webpick of the week
History, Public Service
Fifty years ago today, President John F. Kennedy was assassinated. The event has had a monumental impact on the American consciousness, even for those born decades after the shots were fired. In partnership with the Kennedy Library Foundation, The Martin Agency and Tool created An Idea Lives On to not just to commemorate JFK’s death, but to celebrate the enduring life of his ideas and the optimism he inspired. Named for President Kennedy’s observation that “A man may die, nations may rise and fall, but an idea lives on,” the site is a collection of stories about how the legacy, spirit and convictions of JFK continue to thrive today. The stories can be played in a stream, like a film, but they can also be interrupted, re-ordered, filtered by topic or type of media and shared as individual pieces. The site also invites the public to submit stories about JFK’s influence on their lives. These stories can take any form: video, text, audio, photos—even tweets. The concept was developed by co-creators Brian Williams of The Martin Agency and director Ben Tricklebank of Tool in Santa Monica, which handled the live-action and interactive production and worked with visual effects company Scout, a range of talented directors, Stitch Editing and Plan8 to produce interviews, video content and sound. An international group of illustrators put a gorgeous, modern spin on archival images and Kennedy quotes. “This diverse approach to production reinforces the idea that these stories come from a range of distinctive voices,” says agency producer Anya Mills.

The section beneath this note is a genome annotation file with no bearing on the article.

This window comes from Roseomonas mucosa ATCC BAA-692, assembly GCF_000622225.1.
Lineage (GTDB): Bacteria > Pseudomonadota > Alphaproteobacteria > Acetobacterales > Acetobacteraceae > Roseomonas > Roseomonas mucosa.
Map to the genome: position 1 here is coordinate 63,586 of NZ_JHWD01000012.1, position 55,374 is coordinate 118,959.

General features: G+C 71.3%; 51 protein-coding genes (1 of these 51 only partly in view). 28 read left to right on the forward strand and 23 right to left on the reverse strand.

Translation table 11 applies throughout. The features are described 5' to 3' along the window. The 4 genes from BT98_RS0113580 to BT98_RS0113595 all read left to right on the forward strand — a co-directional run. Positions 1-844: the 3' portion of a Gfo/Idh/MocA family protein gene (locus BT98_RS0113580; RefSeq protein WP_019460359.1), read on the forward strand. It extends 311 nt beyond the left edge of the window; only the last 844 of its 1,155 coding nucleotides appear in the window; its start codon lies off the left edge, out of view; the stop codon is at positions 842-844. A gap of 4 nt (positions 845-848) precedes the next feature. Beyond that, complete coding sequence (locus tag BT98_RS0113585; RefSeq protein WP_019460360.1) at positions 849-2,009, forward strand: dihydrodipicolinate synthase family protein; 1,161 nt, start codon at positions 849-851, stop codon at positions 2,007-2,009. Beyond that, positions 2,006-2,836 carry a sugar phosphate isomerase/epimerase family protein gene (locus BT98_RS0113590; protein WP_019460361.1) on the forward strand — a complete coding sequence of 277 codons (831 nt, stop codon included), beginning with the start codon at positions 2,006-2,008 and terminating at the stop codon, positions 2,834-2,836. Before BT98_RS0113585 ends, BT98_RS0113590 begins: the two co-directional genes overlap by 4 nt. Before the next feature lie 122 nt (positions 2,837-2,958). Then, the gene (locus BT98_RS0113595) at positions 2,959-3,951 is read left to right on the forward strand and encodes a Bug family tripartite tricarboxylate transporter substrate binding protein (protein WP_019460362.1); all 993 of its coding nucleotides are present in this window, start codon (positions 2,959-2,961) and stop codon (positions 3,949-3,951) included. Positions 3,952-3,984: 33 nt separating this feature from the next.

The idea to create a project honoring the 50th anniversary of the assassination was sparked about a year ago, when The Martin Agency was working on a project that involved compiling a list of things around the world that were named after JFK—streets, schools, plazas, buildings, bridges and so forth—an exercise that showed the president’s massive impact and hinted at innumerable stories to be told about his legacy. “This was the germ of the idea that, over the course of twelve months, became the tapestry of stories you see on the site today,” says Brian Williams.